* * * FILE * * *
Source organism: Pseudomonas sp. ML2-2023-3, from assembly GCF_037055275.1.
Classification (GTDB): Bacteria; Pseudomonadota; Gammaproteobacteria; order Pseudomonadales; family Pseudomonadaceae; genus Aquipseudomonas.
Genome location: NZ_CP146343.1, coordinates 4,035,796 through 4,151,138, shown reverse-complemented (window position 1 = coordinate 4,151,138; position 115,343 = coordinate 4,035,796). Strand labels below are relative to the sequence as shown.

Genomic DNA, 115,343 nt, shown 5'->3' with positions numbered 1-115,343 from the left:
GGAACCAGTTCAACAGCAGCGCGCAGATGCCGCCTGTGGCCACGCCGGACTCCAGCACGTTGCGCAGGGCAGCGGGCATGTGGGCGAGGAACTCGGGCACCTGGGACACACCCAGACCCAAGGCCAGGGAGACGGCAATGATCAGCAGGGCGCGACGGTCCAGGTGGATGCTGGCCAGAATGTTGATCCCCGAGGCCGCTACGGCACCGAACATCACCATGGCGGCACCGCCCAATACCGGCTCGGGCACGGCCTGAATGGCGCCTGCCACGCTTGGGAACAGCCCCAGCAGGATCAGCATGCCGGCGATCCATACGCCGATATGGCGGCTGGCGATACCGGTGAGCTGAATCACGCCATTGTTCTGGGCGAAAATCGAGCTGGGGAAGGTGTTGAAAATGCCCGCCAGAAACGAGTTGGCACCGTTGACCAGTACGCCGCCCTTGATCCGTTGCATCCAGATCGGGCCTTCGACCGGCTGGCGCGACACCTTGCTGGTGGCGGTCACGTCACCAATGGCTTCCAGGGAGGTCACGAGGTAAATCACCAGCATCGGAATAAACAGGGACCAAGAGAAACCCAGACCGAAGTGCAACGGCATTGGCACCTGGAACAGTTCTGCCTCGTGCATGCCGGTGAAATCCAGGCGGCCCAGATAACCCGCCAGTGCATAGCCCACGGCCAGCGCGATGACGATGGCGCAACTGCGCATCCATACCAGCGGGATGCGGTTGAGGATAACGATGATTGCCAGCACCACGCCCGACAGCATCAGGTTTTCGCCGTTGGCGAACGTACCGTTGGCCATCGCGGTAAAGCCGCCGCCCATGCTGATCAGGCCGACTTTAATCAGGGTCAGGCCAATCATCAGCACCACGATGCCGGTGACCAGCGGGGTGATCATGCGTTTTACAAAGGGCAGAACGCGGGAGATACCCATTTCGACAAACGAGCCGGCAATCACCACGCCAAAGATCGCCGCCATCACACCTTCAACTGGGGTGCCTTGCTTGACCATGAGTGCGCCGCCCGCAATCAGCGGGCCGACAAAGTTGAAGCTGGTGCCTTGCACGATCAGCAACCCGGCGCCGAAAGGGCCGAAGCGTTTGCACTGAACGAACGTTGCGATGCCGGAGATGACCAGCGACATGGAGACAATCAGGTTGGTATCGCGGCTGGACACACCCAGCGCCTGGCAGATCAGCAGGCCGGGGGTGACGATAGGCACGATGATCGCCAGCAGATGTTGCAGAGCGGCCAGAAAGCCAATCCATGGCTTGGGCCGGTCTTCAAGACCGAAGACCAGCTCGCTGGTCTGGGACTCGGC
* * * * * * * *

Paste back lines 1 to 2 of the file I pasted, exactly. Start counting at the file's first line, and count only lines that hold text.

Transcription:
Source organism: Pseudomonas sp. ML2-2023-3, from assembly GCF_037055275.1.
Classification (GTDB): Bacteria; Pseudomonadota; Gammaproteobacteria; order Pseudomonadales; family Pseudomonadaceae; genus Aquipseudomonas.